Be sure to take a look at the Painted (well, Rainbow) Eucalyptus trees there, before you proceed.  My picture isn’t great (but it does show the particular Eucalyptus Grove…I’m including another picture I took in a different place on the Island, just so you can see how pretty they are!!)  Apparently, they are the only Eucalyptus to grow in the Northern Hemisphere AND the most colorful trees in the world!
Eucalyptus Trees on the Big Island

We are going up the hill towards Waimea.

Just about a mile up the hill is the turn off, onto Kaloko Drive, to go to Cloud 9.

Really!

I don’t know exactly where, but you can get out and walk around in the Tropical Hiking the Cloud ForestGardens of the Kona Cloud Forest.  It’s a beautiful walk with moss-covered trees, and native tropical plants.  Unlike a Rain Forest, which receives it’s precipitation from Rain, the Cloud forest receives 40% of it’s precipitation from – guess where! yep! Clouds & Mist!

Continuing up the winding and fairly steep Kaloko Dr. (and perhaps Hao Street, says Google-maps), you will start passing addresses: Cloud #7, Cloud #8 – Cloud #9 (the ideal address), and on up! I forget how many “CloudTop of Cloud forests” there are, but it seems to me that we got to at least Cloud #14.
Road up through the Cloud Forest

This grey cloudy picture is a view from the top of the Cloud Forest road, looking back down to the shoreline.  I guess seeing the shoreline is rare since normally, it’s completely clouded in!

Down at the bottom the hill, and continuing uphill toward Waimea, you will probably be surprised by the scenery.  It’s rolling hills and tall waving grass, and cattle ranches, and pear cactus! Yes, in Hawaii – cactus.Pear Cactus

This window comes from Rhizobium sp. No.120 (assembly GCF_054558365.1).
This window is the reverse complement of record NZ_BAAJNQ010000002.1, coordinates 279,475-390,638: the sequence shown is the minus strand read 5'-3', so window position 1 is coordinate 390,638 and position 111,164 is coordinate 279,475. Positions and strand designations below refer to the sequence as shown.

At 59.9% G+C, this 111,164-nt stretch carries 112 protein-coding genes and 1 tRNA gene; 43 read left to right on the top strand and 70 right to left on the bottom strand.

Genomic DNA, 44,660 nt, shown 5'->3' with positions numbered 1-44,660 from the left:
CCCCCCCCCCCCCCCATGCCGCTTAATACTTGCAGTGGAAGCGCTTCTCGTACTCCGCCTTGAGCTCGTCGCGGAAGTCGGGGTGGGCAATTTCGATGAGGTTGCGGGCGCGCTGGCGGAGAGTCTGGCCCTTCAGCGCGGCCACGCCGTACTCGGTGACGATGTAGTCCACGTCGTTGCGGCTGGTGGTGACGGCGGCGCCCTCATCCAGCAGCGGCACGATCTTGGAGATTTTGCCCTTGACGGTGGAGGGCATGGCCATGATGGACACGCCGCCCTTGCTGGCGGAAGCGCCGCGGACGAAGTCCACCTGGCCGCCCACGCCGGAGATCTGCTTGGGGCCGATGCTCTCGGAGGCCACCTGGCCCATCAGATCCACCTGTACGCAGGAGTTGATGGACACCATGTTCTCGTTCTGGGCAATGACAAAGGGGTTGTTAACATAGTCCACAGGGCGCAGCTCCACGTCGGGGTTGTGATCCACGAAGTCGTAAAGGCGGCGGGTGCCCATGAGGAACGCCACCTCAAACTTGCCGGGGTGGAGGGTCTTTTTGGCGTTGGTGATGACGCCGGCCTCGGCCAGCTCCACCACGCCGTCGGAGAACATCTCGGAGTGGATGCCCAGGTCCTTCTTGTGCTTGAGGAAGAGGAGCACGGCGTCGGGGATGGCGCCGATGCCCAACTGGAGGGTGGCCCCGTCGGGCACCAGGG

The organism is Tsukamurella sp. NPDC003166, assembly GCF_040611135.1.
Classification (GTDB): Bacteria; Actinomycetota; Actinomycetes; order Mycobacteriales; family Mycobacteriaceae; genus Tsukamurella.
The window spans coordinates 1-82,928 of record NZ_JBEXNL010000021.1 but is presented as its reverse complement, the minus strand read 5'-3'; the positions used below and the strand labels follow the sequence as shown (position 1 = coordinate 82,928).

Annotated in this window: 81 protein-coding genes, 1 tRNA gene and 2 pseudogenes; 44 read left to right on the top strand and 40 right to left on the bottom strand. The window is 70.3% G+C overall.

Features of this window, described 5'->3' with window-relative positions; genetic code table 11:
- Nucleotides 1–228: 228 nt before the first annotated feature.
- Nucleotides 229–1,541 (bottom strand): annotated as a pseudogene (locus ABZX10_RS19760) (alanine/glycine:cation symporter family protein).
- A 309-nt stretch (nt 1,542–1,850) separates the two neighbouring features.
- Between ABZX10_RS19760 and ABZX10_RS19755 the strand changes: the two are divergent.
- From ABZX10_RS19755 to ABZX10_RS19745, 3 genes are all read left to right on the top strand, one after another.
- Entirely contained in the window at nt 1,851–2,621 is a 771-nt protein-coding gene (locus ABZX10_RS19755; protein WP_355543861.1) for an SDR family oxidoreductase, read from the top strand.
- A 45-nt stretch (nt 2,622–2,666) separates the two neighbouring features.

There’s also Hawaii-typical scenery, too – The Ocean, for example, and Cinder Cones.

After driving about 30 miles (from the Cloud Forest road), you will get to Saddle Road.

Once upon a time, rental cars were not allowed to take it – the road used to be TERRIBLE and the Pass is high altitude, and not very busy, so if you ever had any car trouble, you’d be stuck.
Old Saddle Road Old Saddle Road 1

NOW, the road is GREAT! And well travelled! It saves about an hour of travel time (at least) from the old route.

Up at the top of Saddle Road (well, it feels like the top – I think it’s actually sort of on the way down the other side), it’s completely barren.  It looks like the lava just came through – almost nothing has grown back (probably the high altitude?) and is usally misty and eerie.

Then, suddenly, you emerge, and sometime after that (I always think it’s going to be 10 or 15 minutes, and then it feels like hours), Saddle road you see the sparkling lights of Hilo, coming through the trees.

Next Sunday, Hilo.

(Normally, as some of you know, I post on Wednesdays and Sundays, but I have a project I need to work on, so, I’ll just be posting on Sundays until probably the end of August.  I’ll keep you posted… heh.)

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2 responses to “Holualoa, Cloud 9, and Saddle Road

  1. Shannan says:

    Love the slippah’s. but wonder if they are still cute in a size 8.5. ????